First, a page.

CSULB students meet Ellen Prager, marine biologist

The Aquarium of the Pacific invited California State University, Long Beach students to attend an exclusive meet-and-greet with marine biologist and author, Ellen Prager on Tuesday night.

Promoted by the university’s honors program, this event was initially geared towards the program’s honor students but was soon extended to the entire campus.

“We hope that this relationship becomes a consistent element of our program and expands in a way that will lead to further connections with the Long Beach community and bring forth more opportunities for Honors students,” said Trevor Teafatiller, a sophomore biology major and the vice president of the honors program student association.

Valerie Hoffman, a docent for the Aquarium of the Pacific as well as a CSULB alumna said she wanted to give interested students an opportunity to meet with experts, in hopes of learning direction from them after speaking to honors students in November.

“We tried to find a way to involve the students who have that interest and to give them an opportunity to find more motivation and stimulation to following their passions,” Hoffman said.

Prager said her ultimate goal for the night was to motivate people to learn and expand even more from who and where they are in life through her own experiences.

“Never be afraid to ask for opportunities,” Prager said. “Ask for the opportunity and the worst thing they could do is say no but the best thing they could say is yes.”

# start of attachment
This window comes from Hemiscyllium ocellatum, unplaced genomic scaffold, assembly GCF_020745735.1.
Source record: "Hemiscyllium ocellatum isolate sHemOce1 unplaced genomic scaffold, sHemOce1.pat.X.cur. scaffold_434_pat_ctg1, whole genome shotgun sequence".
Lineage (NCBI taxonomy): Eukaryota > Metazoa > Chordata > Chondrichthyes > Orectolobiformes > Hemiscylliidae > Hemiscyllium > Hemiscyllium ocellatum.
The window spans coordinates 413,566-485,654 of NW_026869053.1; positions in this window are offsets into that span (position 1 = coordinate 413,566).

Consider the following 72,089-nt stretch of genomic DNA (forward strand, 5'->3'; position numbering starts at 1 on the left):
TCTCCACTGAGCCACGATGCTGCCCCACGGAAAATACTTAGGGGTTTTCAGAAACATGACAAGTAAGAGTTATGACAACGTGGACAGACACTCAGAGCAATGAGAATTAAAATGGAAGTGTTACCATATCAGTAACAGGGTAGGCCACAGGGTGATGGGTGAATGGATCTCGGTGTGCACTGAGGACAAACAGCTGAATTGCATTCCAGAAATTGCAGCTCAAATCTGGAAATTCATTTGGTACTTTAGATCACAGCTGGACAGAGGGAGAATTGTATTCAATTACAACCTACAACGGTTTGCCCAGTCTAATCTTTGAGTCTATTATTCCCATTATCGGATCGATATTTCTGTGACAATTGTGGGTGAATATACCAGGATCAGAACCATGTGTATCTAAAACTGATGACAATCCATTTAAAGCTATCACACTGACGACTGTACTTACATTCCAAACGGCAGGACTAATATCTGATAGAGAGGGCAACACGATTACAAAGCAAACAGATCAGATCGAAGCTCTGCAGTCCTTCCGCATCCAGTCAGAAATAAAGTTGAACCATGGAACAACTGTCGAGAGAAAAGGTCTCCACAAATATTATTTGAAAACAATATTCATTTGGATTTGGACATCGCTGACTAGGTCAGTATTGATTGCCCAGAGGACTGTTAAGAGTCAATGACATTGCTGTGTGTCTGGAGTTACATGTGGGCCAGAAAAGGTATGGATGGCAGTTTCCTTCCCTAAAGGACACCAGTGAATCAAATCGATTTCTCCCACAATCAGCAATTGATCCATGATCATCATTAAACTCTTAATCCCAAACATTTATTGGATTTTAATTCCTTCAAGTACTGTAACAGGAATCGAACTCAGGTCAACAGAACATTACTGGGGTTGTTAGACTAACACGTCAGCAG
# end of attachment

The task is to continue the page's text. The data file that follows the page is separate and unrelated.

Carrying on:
About 20 CSULB students attended the meet-and-greet. Prager showed the audience significant parts of her life through a slideshow presentation. She said the various sea animals she has encountered and places she traveled helped her career move upward as well as inspire the creation of some of her books.

“How can I make the diversity of life interesting to a person?” Prager said. “Why should they care about it? Hook people with the whacky creature story and then show them why they should care about that in terms of everyday human society as well as the ocean’s ecosystem as a whole.”

Prager then opened up the discussion for students to ask her specific questions.

“What I took from it was the different pathways that she took. Even though she is a scientist, she did other things, especially being in a STEM major which is very textual,” Caitlin Rubia, a freshman computer science major at CSULB said.

Hoffman said Prager was direct and encouraging to those in attendance.

“[Don’t] wait for something to come to you,” Hoffman said. “But instead you go do it. Ask those questions. Ask if you can do things. And that chances are you will be rewarded.”

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